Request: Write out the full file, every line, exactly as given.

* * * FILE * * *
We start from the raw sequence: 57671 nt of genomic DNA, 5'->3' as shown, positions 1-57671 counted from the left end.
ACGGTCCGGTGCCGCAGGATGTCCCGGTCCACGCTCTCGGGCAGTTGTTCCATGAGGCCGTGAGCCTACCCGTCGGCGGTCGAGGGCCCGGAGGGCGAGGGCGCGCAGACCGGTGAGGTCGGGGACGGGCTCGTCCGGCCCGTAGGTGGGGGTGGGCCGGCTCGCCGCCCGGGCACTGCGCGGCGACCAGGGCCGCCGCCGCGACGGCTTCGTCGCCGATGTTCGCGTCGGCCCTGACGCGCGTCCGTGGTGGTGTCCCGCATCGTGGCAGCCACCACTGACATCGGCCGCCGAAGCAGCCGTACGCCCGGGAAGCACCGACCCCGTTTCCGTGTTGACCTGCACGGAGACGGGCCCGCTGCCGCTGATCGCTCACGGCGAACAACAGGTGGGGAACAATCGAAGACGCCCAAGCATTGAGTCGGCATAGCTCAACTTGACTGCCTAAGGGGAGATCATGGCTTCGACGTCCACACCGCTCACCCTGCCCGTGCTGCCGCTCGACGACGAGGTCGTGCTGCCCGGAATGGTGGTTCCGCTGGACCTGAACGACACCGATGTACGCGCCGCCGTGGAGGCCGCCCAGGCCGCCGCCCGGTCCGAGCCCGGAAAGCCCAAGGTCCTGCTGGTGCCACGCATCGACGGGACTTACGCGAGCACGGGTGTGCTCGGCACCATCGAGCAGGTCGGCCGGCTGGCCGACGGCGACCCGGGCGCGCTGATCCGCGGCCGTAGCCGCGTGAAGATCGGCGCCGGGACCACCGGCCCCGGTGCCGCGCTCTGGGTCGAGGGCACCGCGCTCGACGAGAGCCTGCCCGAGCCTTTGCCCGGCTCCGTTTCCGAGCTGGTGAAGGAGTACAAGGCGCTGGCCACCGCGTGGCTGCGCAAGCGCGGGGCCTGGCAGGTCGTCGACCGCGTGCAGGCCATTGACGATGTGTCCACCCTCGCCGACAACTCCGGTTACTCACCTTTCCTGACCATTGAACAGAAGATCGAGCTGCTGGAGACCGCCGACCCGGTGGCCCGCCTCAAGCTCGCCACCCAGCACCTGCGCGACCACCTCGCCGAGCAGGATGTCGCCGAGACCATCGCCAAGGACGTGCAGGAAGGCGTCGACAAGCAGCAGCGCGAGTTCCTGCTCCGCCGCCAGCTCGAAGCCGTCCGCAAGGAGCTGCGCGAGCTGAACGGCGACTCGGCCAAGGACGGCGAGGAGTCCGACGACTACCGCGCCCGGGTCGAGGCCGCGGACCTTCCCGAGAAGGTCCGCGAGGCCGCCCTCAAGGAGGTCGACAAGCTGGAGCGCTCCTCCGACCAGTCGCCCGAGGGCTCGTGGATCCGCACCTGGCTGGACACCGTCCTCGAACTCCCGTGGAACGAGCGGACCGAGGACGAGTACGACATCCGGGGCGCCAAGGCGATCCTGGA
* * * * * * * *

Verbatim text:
We start from the raw sequence: 57671 nt of genomic DNA, 5'->3' as shown, positions 1-57671 counted from the left end.
ACGGTCCGGTGCCGCAGGATGTCCCGGTCCACGCTCTCGGGCAGTTGTTCCATGAGGCCGTGAGCCTACCCGTCGGCGGTCGAGGGCCCGGAGGGCGAGGGCGCGCAGACCGGTGAGGTCGGGGACGGGCTCGTCCGGCCCGTAGGTGGGGGTGGGCCGGCTCGCCGCCCGGGCACTGCGCGGCGACCAGGGCCGCCGCCGCGACGGCTTCGTCGCCGATGTTCGCGTCGGCCCTGACGCGCGTCCGTGGTGGTGTCCCGCATCGTGGCAGCCACCACTGACATCGGCCGCCGAAGCAGCCGTACGCCCGGGAAGCACCGACCCCGTTTCCGTGTTGACCTGCACGGAGACGGGCCCGCTGCCGCTGATCGCTCACGGCGAACAACAGGTGGGGAACAATCGAAGACGCCCAAGCATTGAGTCGGCATAGCTCAACTTGACTGCCTAAGGGGAGATCATGGCTTCGACGTCCACACCGCTCACCCTGCCCGTGCTGCCGCTCGACGACGAGGTCGTGCTGCCCGGAATGGTGGTTCCGCTGGACCTGAACGACACCGATGTACGCGCCGCCGTGGAGGCCGCCCAGGCCGCCGCCCGGTCCGAGCCCGGAAAGCCCAAGGTCCTGCTGGTGCCACGCATCGACGGGACTTACGCGAGCACGGGTGTGCTCGGCACCATCGAGCAGGTCGGCCGGCTGGCCGACGGCGACCCGGGCGCGCTGATCCGCGGCCGTAGCCGCGTGAAGATCGGCGCCGGGACCACCGGCCCCGGTGCCGCGCTCTGGGTCGAGGGCACCGCGCTCGACGAGAGCCTGCCCGAGCCTTTGCCCGGCTCCGTTTCCGAGCTGGTGAAGGAGTACAAGGCGCTGGCCACCGCGTGGCTGCGCAAGCGCGGGGCCTGGCAGGTCGTCGACCGCGTGCAGGCCATTGACGATGTGTCCACCCTCGCCGACAACTCCGGTTACTCACCTTTCCTGACCATTGAACAGAAGATCGAGCTGCTGGAGACCGCCGACCCGGTGGCCCGCCTCAAGCTCGCCACCCAGCACCTGCGCGACCACCTCGCCGAGCAGGATGTCGCCGAGACCATCGCCAAGGACGTGCAGGAAGGCGTCGACAAGCAGCAGCGCGAGTTCCTGCTCCGCCGCCAGCTCGAAGCCGTCCGCAAGGAGCTGCGCGAGCTGAACGGCGACTCGGCCAAGGACGGCGAGGAGTCCGACGACTACCGCGCCCGGGTCGAGGCCGCGGACCTTCCCGAGAAGGTCCGCGAGGCCGCCCTCAAGGAGGTCGACAAGCTGGAGCGCTCCTCCGACCAGTCGCCCGAGGGCTCGTGGATCCGCACCTGGCTGGACACCGTCCTCGAACTCCCGTGGAACGAGCGGACCGAGGACGAGTACGACATCCGGGGCGCCAAGGCGATCCTGGA